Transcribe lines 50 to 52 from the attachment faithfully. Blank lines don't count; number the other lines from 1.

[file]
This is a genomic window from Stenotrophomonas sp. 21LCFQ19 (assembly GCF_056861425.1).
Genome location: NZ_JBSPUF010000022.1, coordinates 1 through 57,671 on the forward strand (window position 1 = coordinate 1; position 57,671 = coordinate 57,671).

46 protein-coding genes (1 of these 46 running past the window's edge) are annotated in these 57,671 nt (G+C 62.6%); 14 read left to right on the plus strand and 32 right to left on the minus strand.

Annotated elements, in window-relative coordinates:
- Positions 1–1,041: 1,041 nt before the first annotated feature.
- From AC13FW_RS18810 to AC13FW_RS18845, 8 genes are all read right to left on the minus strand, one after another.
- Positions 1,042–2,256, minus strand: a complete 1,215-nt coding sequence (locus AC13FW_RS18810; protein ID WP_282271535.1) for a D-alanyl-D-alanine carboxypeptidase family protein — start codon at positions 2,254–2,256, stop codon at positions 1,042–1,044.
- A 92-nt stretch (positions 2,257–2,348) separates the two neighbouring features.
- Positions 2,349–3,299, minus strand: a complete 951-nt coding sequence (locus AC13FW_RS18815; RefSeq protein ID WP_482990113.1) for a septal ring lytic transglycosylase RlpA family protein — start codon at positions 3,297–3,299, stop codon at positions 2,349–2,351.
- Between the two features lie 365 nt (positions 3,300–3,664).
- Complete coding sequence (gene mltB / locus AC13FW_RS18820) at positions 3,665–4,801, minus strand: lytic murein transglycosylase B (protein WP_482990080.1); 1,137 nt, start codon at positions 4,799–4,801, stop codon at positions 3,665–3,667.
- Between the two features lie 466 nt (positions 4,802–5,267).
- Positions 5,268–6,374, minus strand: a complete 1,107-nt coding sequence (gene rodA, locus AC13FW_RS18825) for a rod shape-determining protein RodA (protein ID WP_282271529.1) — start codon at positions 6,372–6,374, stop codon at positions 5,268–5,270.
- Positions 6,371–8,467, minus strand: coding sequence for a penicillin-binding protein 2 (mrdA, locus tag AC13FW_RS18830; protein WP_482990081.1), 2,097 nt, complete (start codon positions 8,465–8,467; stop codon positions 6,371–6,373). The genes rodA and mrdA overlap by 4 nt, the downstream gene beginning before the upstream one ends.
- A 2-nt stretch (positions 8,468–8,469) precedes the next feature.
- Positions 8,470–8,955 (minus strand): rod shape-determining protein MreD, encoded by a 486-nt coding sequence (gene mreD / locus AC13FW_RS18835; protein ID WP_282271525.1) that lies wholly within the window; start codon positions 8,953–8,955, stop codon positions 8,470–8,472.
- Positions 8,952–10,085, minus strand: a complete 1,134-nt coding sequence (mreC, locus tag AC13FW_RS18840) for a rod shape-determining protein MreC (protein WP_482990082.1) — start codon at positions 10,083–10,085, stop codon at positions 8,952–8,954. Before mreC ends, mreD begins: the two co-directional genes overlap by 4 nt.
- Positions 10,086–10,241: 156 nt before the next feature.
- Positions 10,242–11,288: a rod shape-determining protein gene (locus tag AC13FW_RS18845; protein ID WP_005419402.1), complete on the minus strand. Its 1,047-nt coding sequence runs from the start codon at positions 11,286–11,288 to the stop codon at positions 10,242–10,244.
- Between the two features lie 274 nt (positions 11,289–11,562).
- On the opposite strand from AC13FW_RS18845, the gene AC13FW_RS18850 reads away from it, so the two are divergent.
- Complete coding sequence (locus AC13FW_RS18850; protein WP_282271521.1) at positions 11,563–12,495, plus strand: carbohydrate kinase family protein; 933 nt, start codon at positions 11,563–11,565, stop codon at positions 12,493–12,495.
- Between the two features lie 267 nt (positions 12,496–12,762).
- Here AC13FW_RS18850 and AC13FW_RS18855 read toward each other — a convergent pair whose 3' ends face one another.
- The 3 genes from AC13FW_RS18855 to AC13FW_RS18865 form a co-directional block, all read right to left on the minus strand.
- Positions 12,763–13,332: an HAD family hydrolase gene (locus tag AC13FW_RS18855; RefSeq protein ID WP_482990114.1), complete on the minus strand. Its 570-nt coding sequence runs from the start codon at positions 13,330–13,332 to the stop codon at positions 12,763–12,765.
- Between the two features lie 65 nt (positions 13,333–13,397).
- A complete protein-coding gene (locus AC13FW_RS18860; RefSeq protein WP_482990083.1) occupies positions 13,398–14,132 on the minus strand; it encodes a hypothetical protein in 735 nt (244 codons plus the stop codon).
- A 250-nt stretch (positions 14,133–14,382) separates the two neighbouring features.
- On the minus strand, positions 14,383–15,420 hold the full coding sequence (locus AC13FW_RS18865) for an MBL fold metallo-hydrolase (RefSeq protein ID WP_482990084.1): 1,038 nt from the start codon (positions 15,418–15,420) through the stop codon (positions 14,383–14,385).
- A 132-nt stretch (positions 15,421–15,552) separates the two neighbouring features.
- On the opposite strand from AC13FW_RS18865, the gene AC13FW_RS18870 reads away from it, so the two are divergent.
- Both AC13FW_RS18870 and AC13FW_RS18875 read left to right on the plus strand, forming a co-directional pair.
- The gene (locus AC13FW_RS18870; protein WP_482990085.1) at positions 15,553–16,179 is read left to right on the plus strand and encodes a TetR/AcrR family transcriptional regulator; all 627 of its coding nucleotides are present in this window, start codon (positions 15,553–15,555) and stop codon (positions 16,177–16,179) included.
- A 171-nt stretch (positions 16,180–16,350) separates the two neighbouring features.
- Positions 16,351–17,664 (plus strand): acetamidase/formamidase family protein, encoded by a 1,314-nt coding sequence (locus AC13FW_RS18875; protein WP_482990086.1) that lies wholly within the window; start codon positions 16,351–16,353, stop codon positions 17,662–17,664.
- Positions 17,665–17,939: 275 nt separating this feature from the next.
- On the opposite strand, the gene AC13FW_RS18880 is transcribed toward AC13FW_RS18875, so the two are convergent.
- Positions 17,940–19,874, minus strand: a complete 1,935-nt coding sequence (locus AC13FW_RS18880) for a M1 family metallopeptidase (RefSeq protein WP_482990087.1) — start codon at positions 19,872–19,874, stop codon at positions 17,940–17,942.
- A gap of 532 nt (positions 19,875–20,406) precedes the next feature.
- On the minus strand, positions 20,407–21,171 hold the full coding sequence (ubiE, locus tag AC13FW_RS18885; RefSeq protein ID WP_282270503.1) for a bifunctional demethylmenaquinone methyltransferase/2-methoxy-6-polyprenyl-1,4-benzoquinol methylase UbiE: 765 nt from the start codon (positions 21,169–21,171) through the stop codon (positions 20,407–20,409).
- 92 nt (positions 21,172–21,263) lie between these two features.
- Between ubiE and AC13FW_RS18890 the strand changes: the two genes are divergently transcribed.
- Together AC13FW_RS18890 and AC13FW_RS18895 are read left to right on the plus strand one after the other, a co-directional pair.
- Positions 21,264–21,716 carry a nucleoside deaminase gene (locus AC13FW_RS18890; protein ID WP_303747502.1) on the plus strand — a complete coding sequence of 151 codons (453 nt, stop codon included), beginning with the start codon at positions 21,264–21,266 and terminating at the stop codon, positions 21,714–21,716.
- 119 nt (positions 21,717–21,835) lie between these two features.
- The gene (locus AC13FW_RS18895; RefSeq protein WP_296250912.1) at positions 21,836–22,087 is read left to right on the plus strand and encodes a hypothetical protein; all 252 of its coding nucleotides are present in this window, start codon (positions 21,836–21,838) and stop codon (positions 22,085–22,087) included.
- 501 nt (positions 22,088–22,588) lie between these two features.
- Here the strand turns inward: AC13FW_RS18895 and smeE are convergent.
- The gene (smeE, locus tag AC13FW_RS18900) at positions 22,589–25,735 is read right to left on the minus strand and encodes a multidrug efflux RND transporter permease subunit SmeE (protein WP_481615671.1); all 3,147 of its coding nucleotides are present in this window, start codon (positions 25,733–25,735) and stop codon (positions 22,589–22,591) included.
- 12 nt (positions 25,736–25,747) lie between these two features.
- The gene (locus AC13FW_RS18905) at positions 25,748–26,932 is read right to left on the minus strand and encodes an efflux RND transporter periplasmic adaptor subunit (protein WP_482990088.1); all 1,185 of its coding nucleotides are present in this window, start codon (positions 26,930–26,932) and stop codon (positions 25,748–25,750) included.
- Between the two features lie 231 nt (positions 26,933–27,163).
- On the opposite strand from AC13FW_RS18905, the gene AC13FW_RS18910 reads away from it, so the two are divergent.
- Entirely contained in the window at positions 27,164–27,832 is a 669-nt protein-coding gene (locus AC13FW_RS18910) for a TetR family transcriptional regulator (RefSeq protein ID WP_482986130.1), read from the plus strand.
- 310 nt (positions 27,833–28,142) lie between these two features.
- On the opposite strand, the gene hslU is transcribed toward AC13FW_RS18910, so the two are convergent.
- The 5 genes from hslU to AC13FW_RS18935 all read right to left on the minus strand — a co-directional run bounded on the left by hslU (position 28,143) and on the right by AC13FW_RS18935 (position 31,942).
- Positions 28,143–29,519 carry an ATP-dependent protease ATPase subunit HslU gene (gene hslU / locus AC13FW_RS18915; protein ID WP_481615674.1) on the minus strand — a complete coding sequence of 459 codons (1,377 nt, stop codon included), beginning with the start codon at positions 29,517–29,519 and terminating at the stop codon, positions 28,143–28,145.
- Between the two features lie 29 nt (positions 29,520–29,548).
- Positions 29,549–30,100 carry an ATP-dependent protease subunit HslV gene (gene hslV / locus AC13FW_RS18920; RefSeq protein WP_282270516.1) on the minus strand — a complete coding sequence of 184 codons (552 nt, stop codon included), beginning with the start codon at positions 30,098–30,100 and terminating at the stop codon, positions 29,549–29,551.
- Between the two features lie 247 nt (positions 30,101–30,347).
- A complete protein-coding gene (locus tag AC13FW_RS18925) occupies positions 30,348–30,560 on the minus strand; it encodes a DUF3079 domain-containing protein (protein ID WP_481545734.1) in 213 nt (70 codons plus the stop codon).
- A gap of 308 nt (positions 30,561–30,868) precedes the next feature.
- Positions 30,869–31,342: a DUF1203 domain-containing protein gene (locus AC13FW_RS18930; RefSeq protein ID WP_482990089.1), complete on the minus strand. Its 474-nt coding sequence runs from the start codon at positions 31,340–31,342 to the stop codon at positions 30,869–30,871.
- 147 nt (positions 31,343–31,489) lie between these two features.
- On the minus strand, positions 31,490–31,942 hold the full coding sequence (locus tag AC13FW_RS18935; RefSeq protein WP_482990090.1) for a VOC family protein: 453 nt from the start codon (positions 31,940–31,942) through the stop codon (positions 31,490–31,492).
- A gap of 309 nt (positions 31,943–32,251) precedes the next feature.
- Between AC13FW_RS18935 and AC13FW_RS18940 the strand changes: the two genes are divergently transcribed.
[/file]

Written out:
- The gene (smeE, locus tag AC13FW_RS18900) at positions 22,589–25,735 is read right to left on the minus strand and encodes a multidrug efflux RND transporter permease subunit SmeE (protein WP_481615671.1); all 3,147 of its coding nucleotides are present in this window, start codon (positions 25,733–25,735) and stop codon (positions 22,589–22,591) included.
- 12 nt (positions 25,736–25,747) lie between these two features.
- The gene (locus AC13FW_RS18905) at positions 25,748–26,932 is read right to left on the minus strand and encodes an efflux RND transporter periplasmic adaptor subunit (protein WP_482990088.1); all 1,185 of its coding nucleotides are present in this window, start codon (positions 26,930–26,932) and stop codon (positions 25,748–25,750) included.